Photo courtesy United Autosports

Rayhall: Maximizing the weekend at legendary Spa

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Editor’s note: Sean Rayhall, one of America’s rising driving talents, will file a series of blogs throughout the year chronicling his season in the European Le Mans Series, co-driving with John Falb at Zak Brown and Richard Dean’s United Autosports team in its Ligier JS P3.

His fifth blog looks at how he and the team made the most of the weekend at the legendary Spa-Francorchamps, en route to a surprise podium (previous blogs are linked here; SilverstoneLe MansRed Bull Ring, Paul Ricard).

So we arrived in Belgium on a Thursday. Well, John’s flight was delayed. So, I arrived and got plenty acquainted with the airport and found out that at Brussels, if you exit the airport, you can’t get back in without another flight ticket. On the bright side, they do have a nice patio outside for those people like me who walked out unknowingly. John made it eventually and we were all set to head to the legendary Circuit Spa-Francorchamps.

Friday went great, starting with John going P1 in the Bronze (driver rating) test and us being P3 the end of FP1, which we felt really good about especially for our pace on old tires in FP2! So we felt pretty confident that even if we don’t have the fastest car on outright pace, we will have a great race car for the four-hour race. That’s what has been paying off for us this year!

Qualifying went well, and we ended up P3 which was good considering people were doing different things for downforce for just qualifying and we just left our race setup on and sent it!

So the starts at Spa are always pretty crazy (see above). There are 38 cars, three different classes, and all different categories of drivers at the start depending on independent team strategies, and we’re all going flat out down a short straight into a first gear hairpin… so chaos should be expected.

The rule stated in the drivers meeting was that you’re not allowed to pop or pass until the bridge, which is the second line on the front straightaway.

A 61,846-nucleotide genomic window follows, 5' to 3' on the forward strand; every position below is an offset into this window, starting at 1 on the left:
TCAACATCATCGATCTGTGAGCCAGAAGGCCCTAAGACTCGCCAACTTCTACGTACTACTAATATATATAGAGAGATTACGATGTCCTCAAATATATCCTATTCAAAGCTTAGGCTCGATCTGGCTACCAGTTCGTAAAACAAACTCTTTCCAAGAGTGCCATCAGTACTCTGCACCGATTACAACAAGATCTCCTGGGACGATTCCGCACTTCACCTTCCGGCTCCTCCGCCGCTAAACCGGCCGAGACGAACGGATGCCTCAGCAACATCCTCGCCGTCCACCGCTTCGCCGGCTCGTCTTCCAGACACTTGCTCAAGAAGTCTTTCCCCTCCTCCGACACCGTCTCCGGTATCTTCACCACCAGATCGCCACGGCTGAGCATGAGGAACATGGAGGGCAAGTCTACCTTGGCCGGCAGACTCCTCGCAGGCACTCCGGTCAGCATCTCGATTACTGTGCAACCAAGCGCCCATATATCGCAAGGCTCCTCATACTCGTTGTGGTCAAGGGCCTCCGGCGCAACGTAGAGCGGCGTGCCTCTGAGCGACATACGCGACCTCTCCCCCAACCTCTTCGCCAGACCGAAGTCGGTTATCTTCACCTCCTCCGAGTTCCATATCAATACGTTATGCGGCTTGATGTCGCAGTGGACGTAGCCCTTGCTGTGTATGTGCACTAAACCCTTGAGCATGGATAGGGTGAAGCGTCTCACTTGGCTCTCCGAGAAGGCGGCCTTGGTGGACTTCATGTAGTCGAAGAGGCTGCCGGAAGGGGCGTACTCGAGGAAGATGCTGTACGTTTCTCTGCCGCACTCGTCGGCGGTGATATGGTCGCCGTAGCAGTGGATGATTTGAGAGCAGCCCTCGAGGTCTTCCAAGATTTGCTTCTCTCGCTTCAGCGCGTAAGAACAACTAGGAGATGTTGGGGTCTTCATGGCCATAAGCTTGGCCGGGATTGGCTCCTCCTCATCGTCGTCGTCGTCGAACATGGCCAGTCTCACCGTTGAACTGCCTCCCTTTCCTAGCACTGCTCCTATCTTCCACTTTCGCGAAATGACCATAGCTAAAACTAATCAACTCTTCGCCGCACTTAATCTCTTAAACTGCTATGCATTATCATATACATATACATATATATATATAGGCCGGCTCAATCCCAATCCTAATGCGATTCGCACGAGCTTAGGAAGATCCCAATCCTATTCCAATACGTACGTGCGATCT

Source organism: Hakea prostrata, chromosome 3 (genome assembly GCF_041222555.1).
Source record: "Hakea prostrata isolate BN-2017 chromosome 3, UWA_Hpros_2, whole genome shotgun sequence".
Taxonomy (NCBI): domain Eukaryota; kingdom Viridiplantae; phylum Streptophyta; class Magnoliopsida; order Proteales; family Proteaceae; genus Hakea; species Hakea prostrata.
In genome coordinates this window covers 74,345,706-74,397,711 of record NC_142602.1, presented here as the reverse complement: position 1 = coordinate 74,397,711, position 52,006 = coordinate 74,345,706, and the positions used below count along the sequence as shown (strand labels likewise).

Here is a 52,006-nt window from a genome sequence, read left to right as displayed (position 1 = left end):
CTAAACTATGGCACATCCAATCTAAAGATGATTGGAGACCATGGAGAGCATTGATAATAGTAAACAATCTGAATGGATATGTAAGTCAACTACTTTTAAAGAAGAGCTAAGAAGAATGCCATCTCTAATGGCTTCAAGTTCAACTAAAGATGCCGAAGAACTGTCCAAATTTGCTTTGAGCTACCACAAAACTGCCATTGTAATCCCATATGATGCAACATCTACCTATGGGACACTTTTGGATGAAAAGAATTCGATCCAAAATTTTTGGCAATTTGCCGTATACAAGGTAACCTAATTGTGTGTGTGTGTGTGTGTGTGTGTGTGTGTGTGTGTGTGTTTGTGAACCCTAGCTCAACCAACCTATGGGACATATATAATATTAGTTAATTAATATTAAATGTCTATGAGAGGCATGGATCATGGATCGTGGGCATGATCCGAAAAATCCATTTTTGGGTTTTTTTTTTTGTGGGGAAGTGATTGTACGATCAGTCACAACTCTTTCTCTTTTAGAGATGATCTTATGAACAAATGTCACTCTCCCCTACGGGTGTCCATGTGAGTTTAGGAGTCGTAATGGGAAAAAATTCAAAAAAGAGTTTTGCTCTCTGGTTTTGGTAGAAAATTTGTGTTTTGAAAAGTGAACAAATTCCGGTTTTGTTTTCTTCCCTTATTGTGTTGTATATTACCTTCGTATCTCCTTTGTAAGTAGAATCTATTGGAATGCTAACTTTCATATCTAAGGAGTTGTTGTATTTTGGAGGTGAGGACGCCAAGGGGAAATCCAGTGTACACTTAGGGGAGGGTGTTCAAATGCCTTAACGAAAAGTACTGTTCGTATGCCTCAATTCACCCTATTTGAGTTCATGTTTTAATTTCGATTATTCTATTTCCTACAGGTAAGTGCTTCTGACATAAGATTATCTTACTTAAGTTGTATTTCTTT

When the green dropped, the LMP2 car (the No. 29 Racing Team Nederland and No. 49 High Class Racing Dallara P217s were on the final row of the LMP2 grid, with the No. 29 car directly ahead of the LMP3 class polesitter -Ed.) in front of our LMP3 class polesitter (Mikkel Jensen) got an awful start. By following the rules I had to stay behind Jensen, but that also meant I had dropped down to sixth place by the time we got to the bridge.

By the time Turn 1 was sorted, I’d remained on damage control and tried to protect the car… but I came out P10. No action was taken on the cars that we thought had jumped the start.

When you’re in a position to win the championship, there are some race situations where it can be difficult to balance your inner racer’s desire to push hard early versus waiting and letting the race come to you.

Basically you have two options: you can risk it for a win and risk a penalty, or you can take the humble pie, and wait it out. The humble pie was tasting terrible, by the way, until about four hours later when the checkered flag flew.

I began to work my way through the field getting to sixth, before I had a tough battle with (Giorgio) Mondini. He proceeded to try to wreck me on four different occasions. One of those included driving me off the track in brake zones and bending the suspension on our car while ripping dive plains off. He eventually wrecked Theo Bean in another car, which took him out of the race and put us back to P10.